November 30, 2012

To Change or Not To Change, That is The Question.

The following is a copy of the piece I wrote last week, titled, Breathe, and an explanation as to why I won't edit it.


These shoulders of mine slumped in pain.
I could no longer stand on my feet, my knees buckled under the strain.

In circles the ground lifted; top soil gathered and skittered side to side, the particles landed and flew...up, up, and up once again, filling to blacken the sky.  Dust flew past, and into my eyes.

The soil, once goodness of labor produced, now hard pan, a cement to destine our journey across this land.

Bouncing and skimming the cracks, sideways, forward, and backward, we hold on, hold on to the words and memories we once knew.

Hand to mouth, we tried to hold on when the dust rose up, but now rains in these clouds come down, and down, floating life away, taking breath in smothering rain.

Starving words sailed out of my mouth to give thanks, the wind blew them away.

God help us all!
We cry.

Wind whipped the earth
Breathing is shallow
Lungs filled with mirth
Land lay fallow

God help us all!
Until we die.

Last night I read this piece of writing to my writer-critique group.  A line and a word were discussed, to possibly change the word, and delete the last line.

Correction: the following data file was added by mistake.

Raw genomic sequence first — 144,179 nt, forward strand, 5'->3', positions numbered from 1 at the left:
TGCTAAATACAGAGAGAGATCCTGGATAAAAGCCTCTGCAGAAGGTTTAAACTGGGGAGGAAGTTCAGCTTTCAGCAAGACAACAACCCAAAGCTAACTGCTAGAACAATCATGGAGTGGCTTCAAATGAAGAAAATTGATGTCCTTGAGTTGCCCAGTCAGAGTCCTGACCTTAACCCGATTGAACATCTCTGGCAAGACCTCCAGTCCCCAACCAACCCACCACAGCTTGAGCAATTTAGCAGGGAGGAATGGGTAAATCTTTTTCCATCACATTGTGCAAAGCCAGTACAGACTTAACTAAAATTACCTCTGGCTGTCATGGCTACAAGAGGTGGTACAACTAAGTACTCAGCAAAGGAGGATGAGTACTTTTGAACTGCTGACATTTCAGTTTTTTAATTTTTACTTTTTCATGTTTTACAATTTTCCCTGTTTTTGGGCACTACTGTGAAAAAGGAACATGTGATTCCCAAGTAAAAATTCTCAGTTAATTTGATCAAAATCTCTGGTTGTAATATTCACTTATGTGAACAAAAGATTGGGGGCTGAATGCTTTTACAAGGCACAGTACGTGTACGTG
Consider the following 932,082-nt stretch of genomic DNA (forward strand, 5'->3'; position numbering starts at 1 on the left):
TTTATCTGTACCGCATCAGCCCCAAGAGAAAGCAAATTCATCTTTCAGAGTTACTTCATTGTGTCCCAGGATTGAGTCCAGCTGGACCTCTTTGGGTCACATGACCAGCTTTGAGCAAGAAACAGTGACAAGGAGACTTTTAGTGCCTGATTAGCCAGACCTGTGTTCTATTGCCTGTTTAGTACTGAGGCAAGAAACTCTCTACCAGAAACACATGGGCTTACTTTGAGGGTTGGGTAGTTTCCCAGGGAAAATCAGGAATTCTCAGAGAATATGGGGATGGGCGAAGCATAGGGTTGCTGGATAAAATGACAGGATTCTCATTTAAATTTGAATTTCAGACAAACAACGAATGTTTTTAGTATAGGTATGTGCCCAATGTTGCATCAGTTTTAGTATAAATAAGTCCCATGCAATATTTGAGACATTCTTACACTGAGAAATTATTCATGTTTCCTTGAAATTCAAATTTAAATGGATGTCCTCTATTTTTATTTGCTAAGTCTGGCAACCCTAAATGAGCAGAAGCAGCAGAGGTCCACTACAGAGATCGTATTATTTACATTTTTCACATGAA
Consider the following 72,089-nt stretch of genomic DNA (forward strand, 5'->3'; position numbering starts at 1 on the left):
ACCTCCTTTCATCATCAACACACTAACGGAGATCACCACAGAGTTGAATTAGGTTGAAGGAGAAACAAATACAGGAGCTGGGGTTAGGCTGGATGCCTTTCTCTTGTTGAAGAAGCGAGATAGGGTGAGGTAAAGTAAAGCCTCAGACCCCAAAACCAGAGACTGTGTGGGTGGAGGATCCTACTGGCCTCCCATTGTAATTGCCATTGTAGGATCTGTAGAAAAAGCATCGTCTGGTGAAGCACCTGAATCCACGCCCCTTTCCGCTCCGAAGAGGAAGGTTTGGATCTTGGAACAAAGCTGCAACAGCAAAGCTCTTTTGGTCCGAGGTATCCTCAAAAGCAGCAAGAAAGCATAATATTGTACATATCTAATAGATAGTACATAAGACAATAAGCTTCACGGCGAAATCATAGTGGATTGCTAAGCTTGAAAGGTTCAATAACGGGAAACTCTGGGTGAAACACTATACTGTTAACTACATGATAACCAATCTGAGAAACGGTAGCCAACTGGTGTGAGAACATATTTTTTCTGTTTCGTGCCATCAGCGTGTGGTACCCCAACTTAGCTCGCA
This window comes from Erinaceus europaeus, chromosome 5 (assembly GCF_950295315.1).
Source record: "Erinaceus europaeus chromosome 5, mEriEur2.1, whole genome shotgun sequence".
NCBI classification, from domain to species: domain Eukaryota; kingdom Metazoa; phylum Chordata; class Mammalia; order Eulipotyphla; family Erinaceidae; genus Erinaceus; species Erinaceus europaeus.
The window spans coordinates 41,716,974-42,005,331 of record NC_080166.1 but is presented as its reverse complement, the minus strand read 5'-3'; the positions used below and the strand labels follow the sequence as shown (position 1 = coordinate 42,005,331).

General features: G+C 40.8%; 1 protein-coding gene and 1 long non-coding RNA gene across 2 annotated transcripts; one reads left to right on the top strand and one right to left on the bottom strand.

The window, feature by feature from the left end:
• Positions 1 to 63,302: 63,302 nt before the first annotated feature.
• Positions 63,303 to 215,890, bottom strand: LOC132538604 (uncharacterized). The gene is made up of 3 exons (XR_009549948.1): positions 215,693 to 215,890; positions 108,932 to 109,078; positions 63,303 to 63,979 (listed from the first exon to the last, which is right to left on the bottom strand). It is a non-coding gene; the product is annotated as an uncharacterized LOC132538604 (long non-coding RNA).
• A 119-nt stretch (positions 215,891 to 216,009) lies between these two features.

To omit the last line of this piece, and to change the word "Mirth", which means happy, or gleeful, etc., would change the effect of what I had in mind when I wrote this story.  And I do have to admit, it’s hard for me to clarify my intent at the time of writing, therefore I was hard pressed, after reading it last night, to give an explanation to why these words can’t be changed.  As I read over what I had written, again today, I felt the need to explain this intent of mine. 

1)  The last line, “Until we die”, reflects the line, “We cry”, and appealing to God, as these people were God fearing people, didn’t feed their mouths.  Over and over their lament was to God, and even their last breath was for help, but they died anyway.  The reasons for their dying is in their story, but they did die, as we all do eventually.  It’s a given, but it is how they died that touched me so.

2) The word, “mirth”, was written in a place that sounded out of context.  I agreed, last night, I didn’t know why I’d written that word in that particular place.  My mind doesn’t always let me in on why it wants one word; opposed to another...I just write what I hear.

The wind is whipping these people to death, and as their lungs filled with the dirt they were standing on, their land that was being taken with so much force, it was as though the land was laughing at them...they were inhaling that telling them they will only lose against this mighty force called nature.

I don't try to make excuses for what I write, nor do I usually give explanations, but in this case I tried to give an explanation, only because I have the feeling this story is going to continue at a later date...this is just the being of the first chapter in these people’s lives.

I have yet to write a review of John Steinbeck’s story, The Grapes of Wrath, written over eighty years ago, because it’s a story that continues to this day.  It’s hard to know where it began, and where it will end. 

I wrote this piece in response to how Steinbeck’s migrant workers left me feeling, after I closed the last page.  It was a hard pill to swallow, let alone digest...I hope I can continue this story....

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